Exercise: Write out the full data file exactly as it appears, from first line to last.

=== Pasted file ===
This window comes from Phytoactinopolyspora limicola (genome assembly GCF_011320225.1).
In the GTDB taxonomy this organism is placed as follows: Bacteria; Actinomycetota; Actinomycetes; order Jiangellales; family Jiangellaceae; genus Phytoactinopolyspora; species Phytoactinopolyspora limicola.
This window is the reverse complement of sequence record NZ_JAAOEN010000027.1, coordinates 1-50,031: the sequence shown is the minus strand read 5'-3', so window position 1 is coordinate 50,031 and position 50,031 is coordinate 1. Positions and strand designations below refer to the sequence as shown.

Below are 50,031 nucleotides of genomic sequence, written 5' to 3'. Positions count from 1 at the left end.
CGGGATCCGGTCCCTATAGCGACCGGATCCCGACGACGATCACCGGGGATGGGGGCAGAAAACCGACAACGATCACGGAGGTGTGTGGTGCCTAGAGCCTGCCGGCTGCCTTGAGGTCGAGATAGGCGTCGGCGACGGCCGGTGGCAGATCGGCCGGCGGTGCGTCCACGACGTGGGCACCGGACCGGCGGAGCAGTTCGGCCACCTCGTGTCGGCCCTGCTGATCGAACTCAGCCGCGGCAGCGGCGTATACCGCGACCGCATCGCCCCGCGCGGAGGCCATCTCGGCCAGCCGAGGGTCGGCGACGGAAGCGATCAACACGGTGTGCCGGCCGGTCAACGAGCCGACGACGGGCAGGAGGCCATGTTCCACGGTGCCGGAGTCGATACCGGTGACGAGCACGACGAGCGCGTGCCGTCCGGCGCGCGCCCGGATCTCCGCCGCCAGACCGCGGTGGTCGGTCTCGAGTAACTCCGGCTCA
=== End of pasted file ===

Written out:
This window comes from Phytoactinopolyspora limicola (genome assembly GCF_011320225.1).
In the GTDB taxonomy this organism is placed as follows: Bacteria; Actinomycetota; Actinomycetes; order Jiangellales; family Jiangellaceae; genus Phytoactinopolyspora; species Phytoactinopolyspora limicola.
This window is the reverse complement of sequence record NZ_JAAOEN010000027.1, coordinates 1-50,031: the sequence shown is the minus strand read 5'-3', so window position 1 is coordinate 50,031 and position 50,031 is coordinate 1. Positions and strand designations below refer to the sequence as shown.

Below are 50,031 nucleotides of genomic sequence, written 5' to 3'. Positions count from 1 at the left end.
CGGGATCCGGTCCCTATAGCGACCGGATCCCGACGACGATCACCGGGGATGGGGGCAGAAAACCGACAACGATCACGGAGGTGTGTGGTGCCTAGAGCCTGCCGGCTGCCTTGAGGTCGAGATAGGCGTCGGCGACGGCCGGTGGCAGATCGGCCGGCGGTGCGTCCACGACGTGGGCACCGGACCGGCGGAGCAGTTCGGCCACCTCGTGTCGGCCCTGCTGATCGAACTCAGCCGCGGCAGCGGCGTATACCGCGACCGCATCGCCCCGCGCGGAGGCCATCTCGGCCAGCCGAGGGTCGGCGACGGAAGCGATCAACACGGTGTGCCGGCCGGTCAACGAGCCGACGACGGGCAGGAGGCCATGTTCCACGGTGCCGGAGTCGATACCGGTGACGAGCACGACGAGCGCGTGCCGTCCGGCGCGCGCCCGGATCTCCGCCGCCAGACCGCGGTGGTCGGTCTCGAGTAACTCCGGCTCA